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* The Link to the Guidebook is now corrected. Our Apologies if you attempted to open in the last email.



August 31, 2023


The upcoming election of the first HOA Board of Directors comprised of owners is extremely important and presents all HOA members with the opportunity to weigh-in on the vision, goals, and objectives of the association. In preparation for the first owner-controlled board, it is essential that those wishing to serve on the board are fully informed of the associated duties and responsibilities. Below are summary snapshots of Tennessee Laws that may help potential board candidates understand the requirements for serving on the HOA’s board of directors.

What Every Board Member Should Know, A Guidebook for Tennessee Nonprofits, 2019 Edition 

published by the Tennessee Attorney General and Reporter, Secretary of State, and Center for Nonprofit Management.


Formation and Purpose


Tenesseese laws describe a HOA as a Nonprofit (TN Code § 48-51-101) Mutual Benefit Corporation (TN Code § 48-68-104), often referred to as a membership corporation formed to serve the mutual interest of its members for common gain.  HOA’s are designed to foster a strong sense of community, encourage active property owner participation, provide services and amenities to the residents, care for and upkeep all common areas, protect property values and keep sound financial records.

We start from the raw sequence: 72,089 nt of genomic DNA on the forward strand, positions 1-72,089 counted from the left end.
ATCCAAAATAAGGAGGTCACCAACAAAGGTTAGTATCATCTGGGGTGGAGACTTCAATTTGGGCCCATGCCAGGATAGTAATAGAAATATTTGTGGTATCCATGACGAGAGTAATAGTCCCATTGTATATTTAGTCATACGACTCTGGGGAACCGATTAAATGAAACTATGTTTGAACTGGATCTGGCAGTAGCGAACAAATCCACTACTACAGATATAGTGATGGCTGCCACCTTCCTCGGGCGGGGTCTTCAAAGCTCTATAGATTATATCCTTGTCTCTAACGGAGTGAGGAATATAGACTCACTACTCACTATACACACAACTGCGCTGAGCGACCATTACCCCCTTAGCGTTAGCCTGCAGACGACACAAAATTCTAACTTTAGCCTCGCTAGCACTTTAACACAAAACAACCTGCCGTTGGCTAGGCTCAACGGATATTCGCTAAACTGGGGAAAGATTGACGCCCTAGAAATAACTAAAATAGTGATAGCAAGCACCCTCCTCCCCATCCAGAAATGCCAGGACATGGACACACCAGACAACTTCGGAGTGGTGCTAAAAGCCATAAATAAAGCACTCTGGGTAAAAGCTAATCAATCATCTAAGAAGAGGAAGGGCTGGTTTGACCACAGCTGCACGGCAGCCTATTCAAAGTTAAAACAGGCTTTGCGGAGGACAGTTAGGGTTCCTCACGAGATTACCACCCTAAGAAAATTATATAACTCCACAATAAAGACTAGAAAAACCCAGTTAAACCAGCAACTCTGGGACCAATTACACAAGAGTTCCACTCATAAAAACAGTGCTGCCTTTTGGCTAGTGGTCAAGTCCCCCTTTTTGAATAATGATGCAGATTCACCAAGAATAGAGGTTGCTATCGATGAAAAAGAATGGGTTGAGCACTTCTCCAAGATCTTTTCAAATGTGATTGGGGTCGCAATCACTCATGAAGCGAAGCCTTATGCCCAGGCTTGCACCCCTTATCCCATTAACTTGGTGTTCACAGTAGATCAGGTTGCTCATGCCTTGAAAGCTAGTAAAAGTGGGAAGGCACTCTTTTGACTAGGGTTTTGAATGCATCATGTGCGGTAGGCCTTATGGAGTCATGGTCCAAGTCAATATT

Under Tennessee law, each corporation must have a board of directors to guide its actions and activities. During the period when the HOA is under developer control, board members are selected by the developer; however, when the HOA is under owner control, board members are selected through an open election in which all owning property in the community have a vote. To ensure the continuing success of the HOA, board members need to understand the duties and responsibilities owed to the organization. 


The minimum requirements of compliance for a nonprofit corporation board of directors (TN Code § 48-51-101, et. seq.) include:

  • enforcing provisions of the declarations, articles, and bylaws;

  • paying taxes and assessments on common areas;

  • contracting insurance on behalf of the association;

  • contracting goods and services for the upkeep of common areas;

  • delegating any power to committees, officers, employees as authorized;

  • preparing annual budgets and financial statements for the members and the secretary of state; and formulating rules of     operations for the common areas and facilities.

Record Keeping Requirements


It is the responsibility of the board of directors to keep detailed records on file at the office of the HOA, including: 

  • minutes of all meetings and actions of the board for the last three years;

  • records of board member actions taken without a meeting;

  • records of actions taken by board committees as delegated by the board;

  • appropriate accounting and financial records, including annual financial statements;

  • record of all members in alphabetical order, including addresses and number of votes allocated;

  • the charter and all amendments in effect;

  • the bylaws and all amendments in effect;